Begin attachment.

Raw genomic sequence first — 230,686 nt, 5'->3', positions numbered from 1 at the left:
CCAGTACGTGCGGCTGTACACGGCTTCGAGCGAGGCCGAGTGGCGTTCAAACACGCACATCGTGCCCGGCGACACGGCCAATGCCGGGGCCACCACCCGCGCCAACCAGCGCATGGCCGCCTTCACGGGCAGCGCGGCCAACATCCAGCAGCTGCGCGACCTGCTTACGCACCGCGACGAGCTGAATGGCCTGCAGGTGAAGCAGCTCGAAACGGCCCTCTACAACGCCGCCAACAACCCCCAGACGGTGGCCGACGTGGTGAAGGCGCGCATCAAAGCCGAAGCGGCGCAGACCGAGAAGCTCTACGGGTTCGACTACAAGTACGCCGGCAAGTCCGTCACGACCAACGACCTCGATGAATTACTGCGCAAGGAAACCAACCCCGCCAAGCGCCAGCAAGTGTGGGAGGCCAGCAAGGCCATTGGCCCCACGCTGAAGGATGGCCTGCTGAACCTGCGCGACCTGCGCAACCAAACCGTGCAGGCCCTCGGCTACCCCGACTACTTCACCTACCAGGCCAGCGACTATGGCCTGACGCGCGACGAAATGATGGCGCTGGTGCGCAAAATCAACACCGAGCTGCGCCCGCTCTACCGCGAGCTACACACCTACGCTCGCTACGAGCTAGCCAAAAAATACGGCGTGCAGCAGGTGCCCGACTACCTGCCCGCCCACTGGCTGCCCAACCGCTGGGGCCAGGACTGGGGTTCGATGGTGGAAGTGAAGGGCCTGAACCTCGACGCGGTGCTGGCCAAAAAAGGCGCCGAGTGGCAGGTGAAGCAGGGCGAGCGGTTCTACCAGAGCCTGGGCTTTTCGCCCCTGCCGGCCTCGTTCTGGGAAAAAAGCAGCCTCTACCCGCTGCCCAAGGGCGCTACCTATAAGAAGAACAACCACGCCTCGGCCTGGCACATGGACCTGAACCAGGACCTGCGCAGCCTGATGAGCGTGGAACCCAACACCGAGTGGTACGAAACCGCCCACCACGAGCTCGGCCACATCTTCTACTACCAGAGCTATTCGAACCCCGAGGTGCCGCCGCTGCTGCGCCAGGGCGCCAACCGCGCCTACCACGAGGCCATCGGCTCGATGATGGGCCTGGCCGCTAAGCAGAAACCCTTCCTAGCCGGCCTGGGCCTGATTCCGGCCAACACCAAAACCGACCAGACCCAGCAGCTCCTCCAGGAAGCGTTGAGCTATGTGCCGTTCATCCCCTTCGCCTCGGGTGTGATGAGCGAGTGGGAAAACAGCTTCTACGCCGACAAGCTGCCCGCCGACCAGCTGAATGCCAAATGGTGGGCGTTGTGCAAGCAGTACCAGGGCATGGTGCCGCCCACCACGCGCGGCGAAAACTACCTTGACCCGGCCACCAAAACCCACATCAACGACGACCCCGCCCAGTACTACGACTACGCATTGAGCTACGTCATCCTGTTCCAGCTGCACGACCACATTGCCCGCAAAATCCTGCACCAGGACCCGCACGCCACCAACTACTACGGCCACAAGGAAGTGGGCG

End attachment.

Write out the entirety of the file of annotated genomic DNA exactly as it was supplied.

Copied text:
Raw genomic sequence first — 230,686 nt, 5'->3', positions numbered from 1 at the left:
CCAGTACGTGCGGCTGTACACGGCTTCGAGCGAGGCCGAGTGGCGTTCAAACACGCACATCGTGCCCGGCGACACGGCCAATGCCGGGGCCACCACCCGCGCCAACCAGCGCATGGCCGCCTTCACGGGCAGCGCGGCCAACATCCAGCAGCTGCGCGACCTGCTTACGCACCGCGACGAGCTGAATGGCCTGCAGGTGAAGCAGCTCGAAACGGCCCTCTACAACGCCGCCAACAACCCCCAGACGGTGGCCGACGTGGTGAAGGCGCGCATCAAAGCCGAAGCGGCGCAGACCGAGAAGCTCTACGGGTTCGACTACAAGTACGCCGGCAAGTCCGTCACGACCAACGACCTCGATGAATTACTGCGCAAGGAAACCAACCCCGCCAAGCGCCAGCAAGTGTGGGAGGCCAGCAAGGCCATTGGCCCCACGCTGAAGGATGGCCTGCTGAACCTGCGCGACCTGCGCAACCAAACCGTGCAGGCCCTCGGCTACCCCGACTACTTCACCTACCAGGCCAGCGACTATGGCCTGACGCGCGACGAAATGATGGCGCTGGTGCGCAAAATCAACACCGAGCTGCGCCCGCTCTACCGCGAGCTACACACCTACGCTCGCTACGAGCTAGCCAAAAAATACGGCGTGCAGCAGGTGCCCGACTACCTGCCCGCCCACTGGCTGCCCAACCGCTGGGGCCAGGACTGGGGTTCGATGGTGGAAGTGAAGGGCCTGAACCTCGACGCGGTGCTGGCCAAAAAAGGCGCCGAGTGGCAGGTGAAGCAGGGCGAGCGGTTCTACCAGAGCCTGGGCTTTTCGCCCCTGCCGGCCTCGTTCTGGGAAAAAAGCAGCCTCTACCCGCTGCCCAAGGGCGCTACCTATAAGAAGAACAACCACGCCTCGGCCTGGCACATGGACCTGAACCAGGACCTGCGCAGCCTGATGAGCGTGGAACCCAACACCGAGTGGTACGAAACCGCCCACCACGAGCTCGGCCACATCTTCTACTACCAGAGCTATTCGAACCCCGAGGTGCCGCCGCTGCTGCGCCAGGGCGCCAACCGCGCCTACCACGAGGCCATCGGCTCGATGATGGGCCTGGCCGCTAAGCAGAAACCCTTCCTAGCCGGCCTGGGCCTGATTCCGGCCAACACCAAAACCGACCAGACCCAGCAGCTCCTCCAGGAAGCGTTGAGCTATGTGCCGTTCATCCCCTTCGCCTCGGGTGTGATGAGCGAGTGGGAAAACAGCTTCTACGCCGACAAGCTGCCCGCCGACCAGCTGAATGCCAAATGGTGGGCGTTGTGCAAGCAGTACCAGGGCATGGTGCCGCCCACCACGCGCGGCGAAAACTACCTTGACCCGGCCACCAAAACCCACATCAACGACGACCCCGCCCAGTACTACGACTACGCATTGAGCTACGTCATCCTGTTCCAGCTGCACGACCACATTGCCCGCAAAATCCTGCACCAGGACCCGCACGCCACCAACTACTACGGCCACAAGGAAGTGGGCG